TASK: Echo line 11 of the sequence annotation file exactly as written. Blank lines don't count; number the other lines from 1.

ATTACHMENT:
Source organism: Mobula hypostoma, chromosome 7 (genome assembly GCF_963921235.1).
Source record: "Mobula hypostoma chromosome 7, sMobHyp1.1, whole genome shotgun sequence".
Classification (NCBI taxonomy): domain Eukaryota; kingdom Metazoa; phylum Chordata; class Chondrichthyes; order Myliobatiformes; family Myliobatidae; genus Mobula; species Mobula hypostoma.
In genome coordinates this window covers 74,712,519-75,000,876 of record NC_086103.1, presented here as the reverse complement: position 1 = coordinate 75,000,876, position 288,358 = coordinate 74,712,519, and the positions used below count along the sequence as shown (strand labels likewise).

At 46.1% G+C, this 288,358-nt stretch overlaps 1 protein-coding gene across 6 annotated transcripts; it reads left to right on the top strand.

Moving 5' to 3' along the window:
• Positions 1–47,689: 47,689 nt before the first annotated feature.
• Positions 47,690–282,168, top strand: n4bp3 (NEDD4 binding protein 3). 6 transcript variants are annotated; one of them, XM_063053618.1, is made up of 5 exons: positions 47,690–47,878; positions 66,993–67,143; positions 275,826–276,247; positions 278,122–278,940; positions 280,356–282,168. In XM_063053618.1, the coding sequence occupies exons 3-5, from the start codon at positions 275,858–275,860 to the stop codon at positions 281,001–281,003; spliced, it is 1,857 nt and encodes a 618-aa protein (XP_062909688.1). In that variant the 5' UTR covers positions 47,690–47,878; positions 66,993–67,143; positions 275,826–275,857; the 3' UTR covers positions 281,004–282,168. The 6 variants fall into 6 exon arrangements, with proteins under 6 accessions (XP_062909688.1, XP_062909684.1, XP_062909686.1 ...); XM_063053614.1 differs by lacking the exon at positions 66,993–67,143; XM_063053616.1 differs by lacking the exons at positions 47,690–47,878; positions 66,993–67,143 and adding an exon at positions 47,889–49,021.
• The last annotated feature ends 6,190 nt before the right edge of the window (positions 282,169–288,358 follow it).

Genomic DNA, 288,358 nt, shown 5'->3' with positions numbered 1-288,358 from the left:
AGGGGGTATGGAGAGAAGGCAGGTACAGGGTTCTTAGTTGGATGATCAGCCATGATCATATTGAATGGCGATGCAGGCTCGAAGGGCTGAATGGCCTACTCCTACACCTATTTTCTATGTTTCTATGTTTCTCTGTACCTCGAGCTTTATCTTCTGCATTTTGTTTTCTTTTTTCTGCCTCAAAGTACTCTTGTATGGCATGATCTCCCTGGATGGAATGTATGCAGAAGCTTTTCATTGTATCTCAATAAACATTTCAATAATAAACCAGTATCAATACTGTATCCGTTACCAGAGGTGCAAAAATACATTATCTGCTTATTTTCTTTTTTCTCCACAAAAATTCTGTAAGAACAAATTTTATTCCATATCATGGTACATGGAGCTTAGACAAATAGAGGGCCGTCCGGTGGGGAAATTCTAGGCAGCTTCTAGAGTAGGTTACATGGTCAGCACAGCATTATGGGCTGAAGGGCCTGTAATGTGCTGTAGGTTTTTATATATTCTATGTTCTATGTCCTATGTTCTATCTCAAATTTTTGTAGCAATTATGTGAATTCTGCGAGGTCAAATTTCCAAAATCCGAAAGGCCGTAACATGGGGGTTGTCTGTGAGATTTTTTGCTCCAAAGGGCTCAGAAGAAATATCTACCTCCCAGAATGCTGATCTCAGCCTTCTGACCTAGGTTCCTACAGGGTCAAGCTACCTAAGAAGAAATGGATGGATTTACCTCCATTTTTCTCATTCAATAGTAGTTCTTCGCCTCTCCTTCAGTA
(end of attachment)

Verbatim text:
AGGGGGTATGGAGAGAAGGCAGGTACAGGGTTCTTAGTTGGATGATCAGCCATGATCATATTGAATGGCGATGCAGGCTCGAAGGGCTGAATGGCCTACTCCTACACCTATTTTCTATGTTTCTATGTTTCTCTGTACCTCGAGCTTTATCTTCTGCATTTTGTTTTCTTTTTTCTGCCTCAAAGTACTCTTGTATGGCATGATCTCCCTGGATGGAATGTATGCAGAAGCTTTTCATTGTATCTCAATAAACATTTCAATAATAAACCAGTATCAATACTGTATCCGTTACCAGAGGTGCAAAAATACATTATCTGCTTATTTTCTTTTTTCTCCACAAAAATTCTGTAAGAACAAATTTTATTCCATATCATGGTACATGGAGCTTAGACAAATAGAGGGCCGTCCGGTGGGGAAATTCTAGGCAGCTTCTAGAGTAGGTTACATGGTCAGCACAGCATTATGGGCTGAAGGGCCTGTAATGTGCTGTAGGTTTTTATATATTCTATGTTCTATGTCCTATGTTCTATCTCAAATTTTTGTAGCAATTATGTGAATTCTGCGAGGTCAAATTTCCAAAATCCGAAAGGCCGTAACATGGGGGTTGTCTGTGAGATTTTTTGCTCCAAAGGGCTCAGAAGAAATATCTACCTCCCAGAATGCTGATCTCAGCCTTCTGACCTAGGTTCCTACAGGGTCAAGCTACCTAAGAAGAAATGGATGGATTTACCTCCATTTTTCTCATTCAATAGTAGTTCTTCGCCTCTCCTTCAGTA